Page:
220and also accessed by the GPU for further processing. Therefore,
221the expensive data transferring time that is needed by traditional
222discrete GPUs is hidden and we compare only the kernel execution
223time with our SSE2 and AVX implementations as shown in Figure
224\ref{fig:SSE-AVX-GPU}. The GPU version gives up to 55\% performance
225improvement over SSE version and up to 40\% performance
226improvement over AVX version.   However, because of
227implementation complexities of the triply-nested while loop for
228the StarHeight expression, it has been omitted.
229
230Although we intended to process
23164 work groups with 4096 bytes each at a time rather than 128 bytes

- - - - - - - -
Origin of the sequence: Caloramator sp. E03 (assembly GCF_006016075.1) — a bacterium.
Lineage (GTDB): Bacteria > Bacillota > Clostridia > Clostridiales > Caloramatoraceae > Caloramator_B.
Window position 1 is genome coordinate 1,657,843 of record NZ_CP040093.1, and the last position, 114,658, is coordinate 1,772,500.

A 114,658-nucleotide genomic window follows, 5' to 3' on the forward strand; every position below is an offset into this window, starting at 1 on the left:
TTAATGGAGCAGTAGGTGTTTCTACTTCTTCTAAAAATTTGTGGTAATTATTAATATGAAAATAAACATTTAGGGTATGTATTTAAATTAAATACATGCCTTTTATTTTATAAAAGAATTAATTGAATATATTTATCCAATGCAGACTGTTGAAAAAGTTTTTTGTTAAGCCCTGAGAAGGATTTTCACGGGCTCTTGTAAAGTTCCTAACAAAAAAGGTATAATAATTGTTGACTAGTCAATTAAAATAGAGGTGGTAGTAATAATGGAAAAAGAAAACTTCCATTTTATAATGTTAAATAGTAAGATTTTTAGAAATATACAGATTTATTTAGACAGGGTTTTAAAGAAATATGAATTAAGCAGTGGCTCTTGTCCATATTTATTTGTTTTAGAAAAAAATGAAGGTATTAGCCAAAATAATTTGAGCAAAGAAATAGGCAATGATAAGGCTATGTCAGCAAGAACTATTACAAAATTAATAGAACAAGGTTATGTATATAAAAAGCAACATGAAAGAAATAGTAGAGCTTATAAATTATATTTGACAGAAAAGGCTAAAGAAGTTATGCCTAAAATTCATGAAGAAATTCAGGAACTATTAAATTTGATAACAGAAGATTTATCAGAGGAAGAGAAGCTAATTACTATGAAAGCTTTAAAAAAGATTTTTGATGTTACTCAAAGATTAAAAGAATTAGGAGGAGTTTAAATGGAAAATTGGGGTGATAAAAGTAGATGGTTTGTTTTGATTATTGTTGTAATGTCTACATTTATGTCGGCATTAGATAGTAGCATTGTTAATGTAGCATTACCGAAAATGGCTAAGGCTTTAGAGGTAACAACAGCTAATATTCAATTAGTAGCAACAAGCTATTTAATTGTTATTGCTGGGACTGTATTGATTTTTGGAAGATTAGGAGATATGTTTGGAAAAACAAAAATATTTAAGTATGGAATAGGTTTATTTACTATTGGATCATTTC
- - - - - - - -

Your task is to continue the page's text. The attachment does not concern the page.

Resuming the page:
232at a time on SSE or 256 bytes at a time on AVX, the performance
233improvement is less than 60\%. The first reason is hardware
234limitations. Our kernel occupancy is limited by register usage
235and not all the work groups can be scheduled at the same time.
236The second reason is that the long-stream addition implemented
237on GPU is more expensive than the implementations on SSE or AVX.
238Another important reason is the control flow. When a possible
239match is found in one thread, the rest of the threads in the
240same work group have to execute the same instructions for
241further processing rather than jump to the next block with a
242simple IF test. Therefore, the performance of different
243regular expressions is dependent on the number of
244long-stream addition operations and the total number of matches
245of a given input.   Perhaps surprisingly, the overhead of the Parabix
246transformation was not a dominant factor, coming in at 0.08 ms/MB.
247